You want wholesome, well-groomed people to represent your brand. But they don’t have to look like supermodels—unless of course you deal in high fashion or luxury goods. Remarkably, even when you sell cosmetics from home, you’re better off with pictures of “every man” or “every woman” than with a picture-perfect model. Before and after images are a lot more compelling when the “plain Jane next door” becomes radiantly beautiful after using your products.

Size Really Does Matter

Larger pictures convey more detail, which gives the shopper more confidence in what they’re seeing. Landing page images should be big and bold. You want to draw the viewer in with an image so compelling they can almost feel the product in their hands. Yes, a zoom function is nice to have—and it’s recommended. But start with a big picture, then let them zoom in for more details. Pictures require much less effort for the brain to process than words.

Give the people what they want, and they’ll stick around to see what else you have to offer. As for resolution you want a minimum of 1200 pixels, ideally 1600 or better. Also, while we’re on the subject of size, your primary images and secondary images should be rendered in the same sizes on each page of your site. This gives your store a more cohesive (read professional) appearance.

Angles Matter Too

In addition to the large overview shot, photograph the product from every other conceivably relevant angle. Customers want to see exactly what they’re getting—in as much detail as they can get. Shoot looking straight on, from off to the right side, off to the left side and from above. Then, turn the product around and repeat the process. Shoot close-ups of all of the important details such as zippers, pockets, switches and the ilk. If someone interacts with it to use the product, provide a close in photograph of that aspect of it.

You want your pictures to answer as many questions as possible for the viewer. If the product comes in a range of colors, you’ll need to shoot at least one image showing the product in all the different colors in which it is offered.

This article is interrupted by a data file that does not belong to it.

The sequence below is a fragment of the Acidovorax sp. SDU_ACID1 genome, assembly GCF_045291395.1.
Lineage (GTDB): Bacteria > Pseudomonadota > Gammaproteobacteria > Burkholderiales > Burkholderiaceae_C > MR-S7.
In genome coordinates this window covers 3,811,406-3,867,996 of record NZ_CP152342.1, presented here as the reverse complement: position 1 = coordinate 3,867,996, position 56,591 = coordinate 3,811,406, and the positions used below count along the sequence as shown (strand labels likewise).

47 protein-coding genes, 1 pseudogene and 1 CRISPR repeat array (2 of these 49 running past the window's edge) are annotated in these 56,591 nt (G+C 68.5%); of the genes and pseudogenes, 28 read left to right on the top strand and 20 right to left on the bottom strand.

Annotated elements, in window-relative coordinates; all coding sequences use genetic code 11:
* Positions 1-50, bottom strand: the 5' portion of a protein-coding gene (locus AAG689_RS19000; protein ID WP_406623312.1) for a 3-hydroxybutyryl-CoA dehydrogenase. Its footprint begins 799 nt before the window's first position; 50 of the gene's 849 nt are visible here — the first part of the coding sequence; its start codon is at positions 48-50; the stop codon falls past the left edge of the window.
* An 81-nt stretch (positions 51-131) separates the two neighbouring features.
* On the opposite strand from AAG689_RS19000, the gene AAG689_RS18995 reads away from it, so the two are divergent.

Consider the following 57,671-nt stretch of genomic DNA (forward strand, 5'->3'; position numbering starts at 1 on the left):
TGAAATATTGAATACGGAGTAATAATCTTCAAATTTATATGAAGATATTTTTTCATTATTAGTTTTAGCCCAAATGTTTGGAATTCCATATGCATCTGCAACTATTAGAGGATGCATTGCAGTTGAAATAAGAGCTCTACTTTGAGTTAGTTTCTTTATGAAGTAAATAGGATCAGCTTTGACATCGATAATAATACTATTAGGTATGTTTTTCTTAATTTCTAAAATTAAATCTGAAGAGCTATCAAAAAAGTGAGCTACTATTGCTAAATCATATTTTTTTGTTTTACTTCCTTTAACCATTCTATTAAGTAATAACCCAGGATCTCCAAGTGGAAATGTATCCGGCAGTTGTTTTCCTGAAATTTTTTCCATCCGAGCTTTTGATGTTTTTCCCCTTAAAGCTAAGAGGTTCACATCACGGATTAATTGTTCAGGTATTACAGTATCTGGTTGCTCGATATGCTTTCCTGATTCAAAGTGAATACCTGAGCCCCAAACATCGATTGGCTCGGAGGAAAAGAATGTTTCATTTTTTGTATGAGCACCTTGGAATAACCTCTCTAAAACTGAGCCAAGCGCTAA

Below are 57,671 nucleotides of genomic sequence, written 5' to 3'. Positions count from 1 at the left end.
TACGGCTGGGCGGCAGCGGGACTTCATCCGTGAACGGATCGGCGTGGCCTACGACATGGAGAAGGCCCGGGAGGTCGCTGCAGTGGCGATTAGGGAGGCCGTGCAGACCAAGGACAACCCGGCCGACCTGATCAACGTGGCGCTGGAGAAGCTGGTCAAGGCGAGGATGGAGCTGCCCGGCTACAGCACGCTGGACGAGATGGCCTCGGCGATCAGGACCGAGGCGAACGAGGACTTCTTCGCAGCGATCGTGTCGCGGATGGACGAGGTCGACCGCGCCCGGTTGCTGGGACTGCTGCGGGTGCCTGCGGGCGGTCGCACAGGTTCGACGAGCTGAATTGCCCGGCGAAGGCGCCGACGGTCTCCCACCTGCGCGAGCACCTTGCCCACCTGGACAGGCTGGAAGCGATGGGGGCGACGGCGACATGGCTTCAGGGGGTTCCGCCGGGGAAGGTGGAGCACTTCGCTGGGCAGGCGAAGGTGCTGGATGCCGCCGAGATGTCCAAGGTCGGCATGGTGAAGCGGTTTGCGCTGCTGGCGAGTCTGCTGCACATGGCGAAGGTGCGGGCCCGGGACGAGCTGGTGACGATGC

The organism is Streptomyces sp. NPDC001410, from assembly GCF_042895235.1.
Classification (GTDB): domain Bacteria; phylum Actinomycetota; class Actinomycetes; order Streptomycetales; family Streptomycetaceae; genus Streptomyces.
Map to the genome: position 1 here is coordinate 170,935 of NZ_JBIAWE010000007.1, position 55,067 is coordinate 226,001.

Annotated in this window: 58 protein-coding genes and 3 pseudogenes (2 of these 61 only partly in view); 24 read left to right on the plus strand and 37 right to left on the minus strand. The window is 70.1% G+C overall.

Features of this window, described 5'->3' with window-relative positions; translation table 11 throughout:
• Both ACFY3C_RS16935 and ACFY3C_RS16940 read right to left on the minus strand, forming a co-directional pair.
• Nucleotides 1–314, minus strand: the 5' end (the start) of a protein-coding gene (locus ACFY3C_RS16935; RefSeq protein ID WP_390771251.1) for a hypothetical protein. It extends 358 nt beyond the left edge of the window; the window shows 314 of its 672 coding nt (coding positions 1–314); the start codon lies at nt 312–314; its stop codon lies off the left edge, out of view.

Remember, the vast majority of returns stem from a customer’s disappointment over a product being different than what they were expecting to receive. This is usually based upon the impressions they got from pictures they saw. You want your images to provide as accurate a depiction of the product as possible. It’s a lot cheaper to post more pictures than it is to pay for return shipping, provide refunds and disenchant a customer. Particularly when you consider they will probably never buy from you again.

Original Photography Beats Stock—Every Time

Manufacturers happily supply sellers with pictures of their products every day. Well photographed, nicely framed and of high quality, these images usually show the product in great detail. This is why everyone loves to use them—and it’s why your site won’t stand out if you do too. The copy, graphics and images you use on your site create the aura of your brand. These elements depict your personality as well as your values.

Your ideal shopper responds positively to this, as these efforts move you beyond the realm of “me too” into becoming an intimate aspect of their life. Again, people tend to buy based upon their emotional responses. If they feel good about you and what you’re showing them, they’ll usually buy from you. If your pictures do a good job of conveying the nature of the product, they will remain sold.

Image Credits:

Photo by Mitch Lensink on Unsplash